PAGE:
NASHVILLE, Tenn. (WKRN) – We all know how excited Middle Tennesseans get when there is a forecast for snow in our region.
Right now, one weather model is forecasting a major snowstorm for our area New Year’s Eve, while another forecasts a cold but dry end to 2017.
What gives, and which one is right?
Since Hurricane Sandy struck the east coast in October 2012, many non-meteorologists in America became familiar with the two medium range weather models that professionals use to forecast 4 to 7 days out.
One is an American model called the GFS, while the other is from an independent European intra-governmental organization and is called the ECMWF (or “The European Model”).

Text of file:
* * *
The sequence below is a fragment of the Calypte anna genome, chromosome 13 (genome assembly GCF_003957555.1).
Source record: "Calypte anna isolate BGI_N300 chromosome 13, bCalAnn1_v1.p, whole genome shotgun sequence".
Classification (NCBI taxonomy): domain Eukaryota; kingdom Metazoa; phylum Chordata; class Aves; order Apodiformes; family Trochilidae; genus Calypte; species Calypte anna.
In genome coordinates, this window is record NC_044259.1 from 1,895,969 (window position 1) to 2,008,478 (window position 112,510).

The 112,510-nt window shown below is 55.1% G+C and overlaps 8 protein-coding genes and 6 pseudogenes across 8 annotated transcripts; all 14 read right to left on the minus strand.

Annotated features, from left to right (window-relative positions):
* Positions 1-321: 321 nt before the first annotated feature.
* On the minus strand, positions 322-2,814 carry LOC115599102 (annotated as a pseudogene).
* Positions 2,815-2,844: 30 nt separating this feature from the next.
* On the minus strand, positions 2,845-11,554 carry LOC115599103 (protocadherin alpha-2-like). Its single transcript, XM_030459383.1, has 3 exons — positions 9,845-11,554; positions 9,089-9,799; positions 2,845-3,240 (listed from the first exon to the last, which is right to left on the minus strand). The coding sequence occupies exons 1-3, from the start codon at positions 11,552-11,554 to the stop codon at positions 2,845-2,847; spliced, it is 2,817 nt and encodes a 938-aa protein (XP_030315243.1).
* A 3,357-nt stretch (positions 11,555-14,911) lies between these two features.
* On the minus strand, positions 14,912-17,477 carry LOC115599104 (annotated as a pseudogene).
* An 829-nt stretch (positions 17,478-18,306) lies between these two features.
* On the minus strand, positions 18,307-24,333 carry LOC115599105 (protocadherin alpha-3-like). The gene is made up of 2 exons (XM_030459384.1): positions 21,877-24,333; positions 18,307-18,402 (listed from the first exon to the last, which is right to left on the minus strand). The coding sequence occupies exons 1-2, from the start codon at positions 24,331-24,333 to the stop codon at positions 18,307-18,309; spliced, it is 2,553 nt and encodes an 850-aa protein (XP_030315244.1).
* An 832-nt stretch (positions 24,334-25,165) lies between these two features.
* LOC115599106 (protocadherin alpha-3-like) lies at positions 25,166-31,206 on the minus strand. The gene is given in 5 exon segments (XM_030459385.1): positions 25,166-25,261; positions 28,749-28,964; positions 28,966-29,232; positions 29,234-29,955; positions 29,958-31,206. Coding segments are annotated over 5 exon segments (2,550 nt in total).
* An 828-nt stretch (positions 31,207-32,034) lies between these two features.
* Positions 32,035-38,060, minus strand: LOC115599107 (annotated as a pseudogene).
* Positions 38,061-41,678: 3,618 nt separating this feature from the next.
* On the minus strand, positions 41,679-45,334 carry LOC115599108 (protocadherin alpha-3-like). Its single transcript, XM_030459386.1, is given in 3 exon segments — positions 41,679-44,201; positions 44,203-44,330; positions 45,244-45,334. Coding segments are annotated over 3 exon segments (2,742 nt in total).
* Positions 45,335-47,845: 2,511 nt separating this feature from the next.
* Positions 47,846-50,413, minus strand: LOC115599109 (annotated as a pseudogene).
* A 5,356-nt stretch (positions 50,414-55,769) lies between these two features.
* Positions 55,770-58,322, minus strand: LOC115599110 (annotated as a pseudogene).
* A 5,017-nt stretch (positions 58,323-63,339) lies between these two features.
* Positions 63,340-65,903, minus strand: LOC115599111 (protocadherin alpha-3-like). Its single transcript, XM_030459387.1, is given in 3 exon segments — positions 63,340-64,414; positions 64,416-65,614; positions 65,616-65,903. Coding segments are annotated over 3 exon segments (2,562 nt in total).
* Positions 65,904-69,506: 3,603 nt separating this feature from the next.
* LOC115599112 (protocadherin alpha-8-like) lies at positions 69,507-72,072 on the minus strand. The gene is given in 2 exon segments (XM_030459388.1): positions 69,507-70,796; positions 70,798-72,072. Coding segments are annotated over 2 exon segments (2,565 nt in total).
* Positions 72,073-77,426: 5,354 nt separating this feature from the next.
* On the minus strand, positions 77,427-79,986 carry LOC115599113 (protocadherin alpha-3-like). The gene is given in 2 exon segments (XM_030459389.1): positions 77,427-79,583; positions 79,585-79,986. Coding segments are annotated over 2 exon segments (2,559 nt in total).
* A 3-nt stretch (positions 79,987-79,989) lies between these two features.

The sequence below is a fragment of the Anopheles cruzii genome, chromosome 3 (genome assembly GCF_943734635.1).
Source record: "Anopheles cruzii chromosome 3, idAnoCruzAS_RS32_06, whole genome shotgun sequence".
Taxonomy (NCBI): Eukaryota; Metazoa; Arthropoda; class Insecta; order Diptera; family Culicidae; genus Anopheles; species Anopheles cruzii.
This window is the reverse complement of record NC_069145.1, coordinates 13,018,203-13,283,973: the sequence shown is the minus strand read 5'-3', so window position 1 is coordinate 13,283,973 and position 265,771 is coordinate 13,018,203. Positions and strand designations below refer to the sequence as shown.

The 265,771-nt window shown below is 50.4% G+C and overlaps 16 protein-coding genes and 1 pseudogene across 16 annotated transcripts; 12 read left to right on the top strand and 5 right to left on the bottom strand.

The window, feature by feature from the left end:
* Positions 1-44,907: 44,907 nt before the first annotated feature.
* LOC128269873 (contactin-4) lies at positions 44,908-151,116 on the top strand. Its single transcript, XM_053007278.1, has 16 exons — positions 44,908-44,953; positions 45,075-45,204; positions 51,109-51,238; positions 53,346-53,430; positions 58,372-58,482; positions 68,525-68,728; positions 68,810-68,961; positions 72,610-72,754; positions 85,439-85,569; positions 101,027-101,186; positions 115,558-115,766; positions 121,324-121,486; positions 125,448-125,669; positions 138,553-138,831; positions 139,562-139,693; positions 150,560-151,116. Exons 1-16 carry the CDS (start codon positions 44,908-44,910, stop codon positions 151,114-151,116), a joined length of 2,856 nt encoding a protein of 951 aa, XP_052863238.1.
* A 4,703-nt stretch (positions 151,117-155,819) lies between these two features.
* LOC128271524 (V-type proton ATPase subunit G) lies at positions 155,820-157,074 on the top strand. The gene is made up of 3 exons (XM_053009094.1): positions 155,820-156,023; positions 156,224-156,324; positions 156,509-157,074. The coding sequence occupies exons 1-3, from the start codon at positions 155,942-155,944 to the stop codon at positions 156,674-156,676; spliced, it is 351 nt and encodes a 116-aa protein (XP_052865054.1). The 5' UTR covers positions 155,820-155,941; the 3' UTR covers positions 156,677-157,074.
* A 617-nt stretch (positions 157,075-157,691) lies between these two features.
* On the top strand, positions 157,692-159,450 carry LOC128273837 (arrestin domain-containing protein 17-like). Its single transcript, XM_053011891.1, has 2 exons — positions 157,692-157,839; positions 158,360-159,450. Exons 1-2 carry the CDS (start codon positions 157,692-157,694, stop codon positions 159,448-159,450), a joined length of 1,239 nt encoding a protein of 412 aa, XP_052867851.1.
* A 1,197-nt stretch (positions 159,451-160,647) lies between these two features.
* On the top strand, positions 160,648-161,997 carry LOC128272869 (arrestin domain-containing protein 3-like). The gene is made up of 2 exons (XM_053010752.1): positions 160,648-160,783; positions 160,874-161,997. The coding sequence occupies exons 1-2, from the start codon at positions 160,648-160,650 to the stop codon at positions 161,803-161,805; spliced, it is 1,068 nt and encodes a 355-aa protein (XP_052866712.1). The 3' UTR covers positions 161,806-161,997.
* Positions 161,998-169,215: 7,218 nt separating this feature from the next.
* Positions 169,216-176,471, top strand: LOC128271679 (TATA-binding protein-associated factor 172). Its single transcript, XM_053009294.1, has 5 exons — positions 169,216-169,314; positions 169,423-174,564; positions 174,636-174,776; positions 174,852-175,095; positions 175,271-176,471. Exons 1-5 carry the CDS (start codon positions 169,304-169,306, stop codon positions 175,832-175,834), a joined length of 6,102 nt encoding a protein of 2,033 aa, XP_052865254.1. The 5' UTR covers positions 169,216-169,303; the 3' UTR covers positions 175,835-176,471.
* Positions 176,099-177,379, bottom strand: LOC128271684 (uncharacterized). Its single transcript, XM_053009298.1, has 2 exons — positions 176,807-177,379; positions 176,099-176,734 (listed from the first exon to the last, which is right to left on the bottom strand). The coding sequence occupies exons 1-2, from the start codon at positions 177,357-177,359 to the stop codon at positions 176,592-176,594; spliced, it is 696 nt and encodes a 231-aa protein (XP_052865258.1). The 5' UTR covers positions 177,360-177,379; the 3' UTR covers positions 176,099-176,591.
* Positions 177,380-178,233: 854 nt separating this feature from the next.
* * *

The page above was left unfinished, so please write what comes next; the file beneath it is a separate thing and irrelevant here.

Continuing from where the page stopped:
The ECMWF forecasted Sandy’s landfall in the northeast several days before the GFS did. This ended up becoming the subject of many newspaper articles from The New York Times to The Washington Post.
Look at the output from the two models for Middle Tennessee this Sunday: Not only does the GFS forecast a major snowstorm for Middle Tennessee, the accumulations expected from the model run in the 8-inch range for Nashville and 11 inches for eastern sections, including the Cumberland Plateau from a Gulf of Mexico low skirting the Louisiana coastline.
All this while the ECMWF forecasts nothing but cold temperatures for the mid-state, with the low weaker and much farther south in the Gulf.